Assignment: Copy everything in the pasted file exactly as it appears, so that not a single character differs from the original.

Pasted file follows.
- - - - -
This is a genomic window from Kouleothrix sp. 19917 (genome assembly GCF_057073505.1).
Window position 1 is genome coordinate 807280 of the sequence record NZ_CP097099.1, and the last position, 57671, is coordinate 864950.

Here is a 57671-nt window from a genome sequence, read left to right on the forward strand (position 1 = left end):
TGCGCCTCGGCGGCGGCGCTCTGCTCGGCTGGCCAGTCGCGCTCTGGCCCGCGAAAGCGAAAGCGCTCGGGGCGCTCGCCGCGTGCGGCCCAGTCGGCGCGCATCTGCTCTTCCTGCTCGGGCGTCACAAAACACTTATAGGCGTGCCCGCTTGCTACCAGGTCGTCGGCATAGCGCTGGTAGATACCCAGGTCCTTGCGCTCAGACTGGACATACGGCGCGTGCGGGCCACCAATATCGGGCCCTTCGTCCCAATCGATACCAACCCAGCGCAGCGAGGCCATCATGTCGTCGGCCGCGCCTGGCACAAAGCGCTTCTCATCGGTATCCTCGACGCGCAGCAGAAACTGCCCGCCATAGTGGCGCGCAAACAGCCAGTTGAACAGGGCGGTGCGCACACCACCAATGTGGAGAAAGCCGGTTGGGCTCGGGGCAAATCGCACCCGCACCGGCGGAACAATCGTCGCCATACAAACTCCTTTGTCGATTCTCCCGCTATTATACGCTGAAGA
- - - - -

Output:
This is a genomic window from Kouleothrix sp. 19917 (genome assembly GCF_057073505.1).
Window position 1 is genome coordinate 807280 of the sequence record NZ_CP097099.1, and the last position, 57671, is coordinate 864950.

Here is a 57671-nt window from a genome sequence, read left to right on the forward strand (position 1 = left end):
TGCGCCTCGGCGGCGGCGCTCTGCTCGGCTGGCCAGTCGCGCTCTGGCCCGCGAAAGCGAAAGCGCTCGGGGCGCTCGCCGCGTGCGGCCCAGTCGGCGCGCATCTGCTCTTCCTGCTCGGGCGTCACAAAACACTTATAGGCGTGCCCGCTTGCTACCAGGTCGTCGGCATAGCGCTGGTAGATACCCAGGTCCTTGCGCTCAGACTGGACATACGGCGCGTGCGGGCCACCAATATCGGGCCCTTCGTCCCAATCGATACCAACCCAGCGCAGCGAGGCCATCATGTCGTCGGCCGCGCCTGGCACAAAGCGCTTCTCATCGGTATCCTCGACGCGCAGCAGAAACTGCCCGCCATAGTGGCGCGCAAACAGCCAGTTGAACAGGGCGGTGCGCACACCACCAATGTGGAGAAAGCCGGTTGGGCTCGGGGCAAATCGCACCCGCACCGGCGGAACAATCGTCGCCATACAAACTCCTTTGTCGATTCTCCCGCTATTATACGCTGAAGA